I could see this as being a good thing for schools, if there was also funding for staff tied to the centers and the centers were for all schools. Weight loss is not something that should be tied to the physical activity and exercise either. It should be physical activity and exercise for movement’s sake, for the fun of it, not to meet some arbitrary weight loss goal. Because how many kids are going to keep on with the activity and exercise when they don’t lose weight or meet whatever goal is set for them? Rather, this approach negates the point of the fitness centers, don’t you think?

11 Comments leave one →
  1. September 4, 2012 1:31 pm

    I’m going to do a search for the study that says this was a success, but in the meantime, I was look at this group’s press page and it seriously lists an article from the National Enquirer (PDF) among its press coverage. My faith is restored!


    • September 4, 2012 1:45 pm

      because as we all know the national enquirer is SUCH a hotbed of ethical truthful journalism!

  2. September 4, 2012 2:37 pm

    Okay, so the only two studies I could find that specifically measure the overweight and obesity rates in California come from the Patckwork Study (PDF) from 2005 to 2010, which showed that obesity rates plummeted from 38.44% to 38.00%, respectively. California health organizations claimed that this was proof that California was finally “reversing” obesity rates. Sorry, folks, but that’s hardly a drop when you take the margin of error into consideration.

    The only other research that measures childhood obesity rates on a state-by-state level is the CDC’s Youth Risk Behavior Survey, but the YRBS does not report California’s results as a state. However, it does measure the results from major cities, and those results are mixed, at best:

    2003 (PDF)
    Overweight (previously defined as “at risk for overweight”):
    Los Angeles: 17.0%
    San Bernadino: 20.6%
    San Diego: 15.7%

    Obese (previously defined as “overweight”):
    Los Angeles: 15.8%
    San Bernadino: 15.4%
    San Diego: 9.6%

    2005 (PDF)
    Overweight (previously defined as “at risk for overweight”):
    Los Angeles: 17.7%
    San Bernadino: 19.7%
    San Diego: 14.3%
    San Francisco: 13.3%

    Obese (previously defined as “overweight”):
    Los Angeles: 16.4%
    San Bernadino: 16.4%
    San Diego: 12.7%
    San Francisco: 10.5%

    2011 (PDF)
    Los Angeles: 16.9%
    San Bernadino: 18.2%
    San Diego: 16.0%
    San Francisco: 11.6%

    Los Angeles: 13.3%
    San Bernadino: 15.2%
    San Diego: 11.4%
    San Francisco: 7.4%

    Those same studies show that the number of students who do not get the recommended amount of daily exercise has increased significantly: Los Angeles from 9.4% to 17.7% in 2003 to 2011, respectively; San Bernadino from 12.5% to 15.5% in 2003 and 2011, respectively; and San Diego from 9.8% to 17.0% in 2003 and 2011, respectively.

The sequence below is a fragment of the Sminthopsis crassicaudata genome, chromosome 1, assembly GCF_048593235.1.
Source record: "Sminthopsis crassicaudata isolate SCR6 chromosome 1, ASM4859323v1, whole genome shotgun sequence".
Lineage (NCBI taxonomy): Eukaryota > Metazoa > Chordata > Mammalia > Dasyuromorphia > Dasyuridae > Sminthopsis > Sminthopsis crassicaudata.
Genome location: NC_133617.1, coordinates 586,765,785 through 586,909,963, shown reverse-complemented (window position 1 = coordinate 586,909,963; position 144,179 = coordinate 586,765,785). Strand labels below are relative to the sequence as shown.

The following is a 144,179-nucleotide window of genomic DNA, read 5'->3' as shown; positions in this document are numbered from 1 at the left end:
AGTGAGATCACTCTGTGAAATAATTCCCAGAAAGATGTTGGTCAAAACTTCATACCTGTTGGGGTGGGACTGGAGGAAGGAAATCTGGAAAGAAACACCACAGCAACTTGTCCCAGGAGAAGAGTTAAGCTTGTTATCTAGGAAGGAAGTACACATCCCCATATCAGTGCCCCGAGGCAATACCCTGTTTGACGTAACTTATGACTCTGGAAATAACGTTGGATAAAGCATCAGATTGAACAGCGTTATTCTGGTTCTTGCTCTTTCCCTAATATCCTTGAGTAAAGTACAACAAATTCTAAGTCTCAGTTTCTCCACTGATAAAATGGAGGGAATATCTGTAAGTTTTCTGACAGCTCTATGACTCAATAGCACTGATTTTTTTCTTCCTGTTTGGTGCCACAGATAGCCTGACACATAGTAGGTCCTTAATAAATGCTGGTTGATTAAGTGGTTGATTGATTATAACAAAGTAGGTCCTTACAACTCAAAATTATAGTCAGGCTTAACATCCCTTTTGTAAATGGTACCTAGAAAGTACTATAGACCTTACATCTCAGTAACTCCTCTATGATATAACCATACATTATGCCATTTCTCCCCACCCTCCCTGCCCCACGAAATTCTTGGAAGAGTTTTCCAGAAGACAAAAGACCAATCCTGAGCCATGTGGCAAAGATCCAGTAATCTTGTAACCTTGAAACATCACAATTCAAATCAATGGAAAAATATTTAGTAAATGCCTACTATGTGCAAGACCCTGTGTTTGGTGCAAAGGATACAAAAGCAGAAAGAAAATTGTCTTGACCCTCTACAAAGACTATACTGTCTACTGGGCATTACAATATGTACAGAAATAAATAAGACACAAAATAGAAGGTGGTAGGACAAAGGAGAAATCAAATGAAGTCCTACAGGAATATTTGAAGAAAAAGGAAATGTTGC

So no, Body by Jake, you haven’t made the impact you claim. But nice try.


    • vesta44 permalink
      September 4, 2012 4:49 pm

      Yeah, all of those “reductions” are well within the margin of error, and the fact that the number of kids who aren’t getting “enough” exercise has almost doubled in eight years could be due to the fact that schools have cut back on phys ed classes because they can’t afford them – not the time for them, and not the teachers for them (and some schools can’t afford the facilities for them either, which is why they don’t have sports teams, they can’t afford a gym/athletic field for the kids to use for sports, let alone the equipment required).

  3. Duckie Graham permalink
    September 4, 2012 3:07 pm

    Why should he cite the numbers when “everybody knows” he’s right?

    • Duckie Graham permalink
      September 4, 2012 3:08 pm

      ok, I don’t know why it didn’t include my note about it in my last message, but in case it wasn’t clear – it should be read with a whole lot of sarcasm.

      • September 4, 2012 6:00 pm

        lol, clear as clear could be Duckie! (At least to me!)

    • fatology101 permalink
      September 4, 2012 6:42 pm

      LOL good one

  4. lifeonfats permalink
    September 4, 2012 4:31 pm

    I work inside a school for special needs kids, ages 3-21. The students there don’t have actual gym class, they walk with teachers and IA’s around the school and outside when the weather is decent, and some ride specially equipped bikes around the school. So I really don’t think a state of the art fitness center is going to work very well here. The physical activities are tailored to the kids’ needs and abilities. A lot of these “anti-obesity experts” forget that some populations of children don’t have the full capability to do the kinds of exercises they think will slim them down.

    I think all this money spent on trying to get kids thin is a waste of money but it’s the crisis du jour right now that’s getting the cash and the publicity, so until they realize that a focus on health, not weight, is more beneficial, money is going to be continued to be spent on programs that don’t do any good. You can’t solve something that’s 75% genetic.

  5. September 4, 2012 5:42 pm

    I don’t know what it is about Georgia educators, but let me word this carefully: the parts of the state that I have been all scream Shithole.

  6. thegoddessishtar permalink
    September 5, 2012 12:26 pm

    Once again we are the last available acceptable target for stigma, shame and manipulation. I guess it’s because we are so big, She said sarcastically. I’m so tired of this being an issue, when it should be a non issue.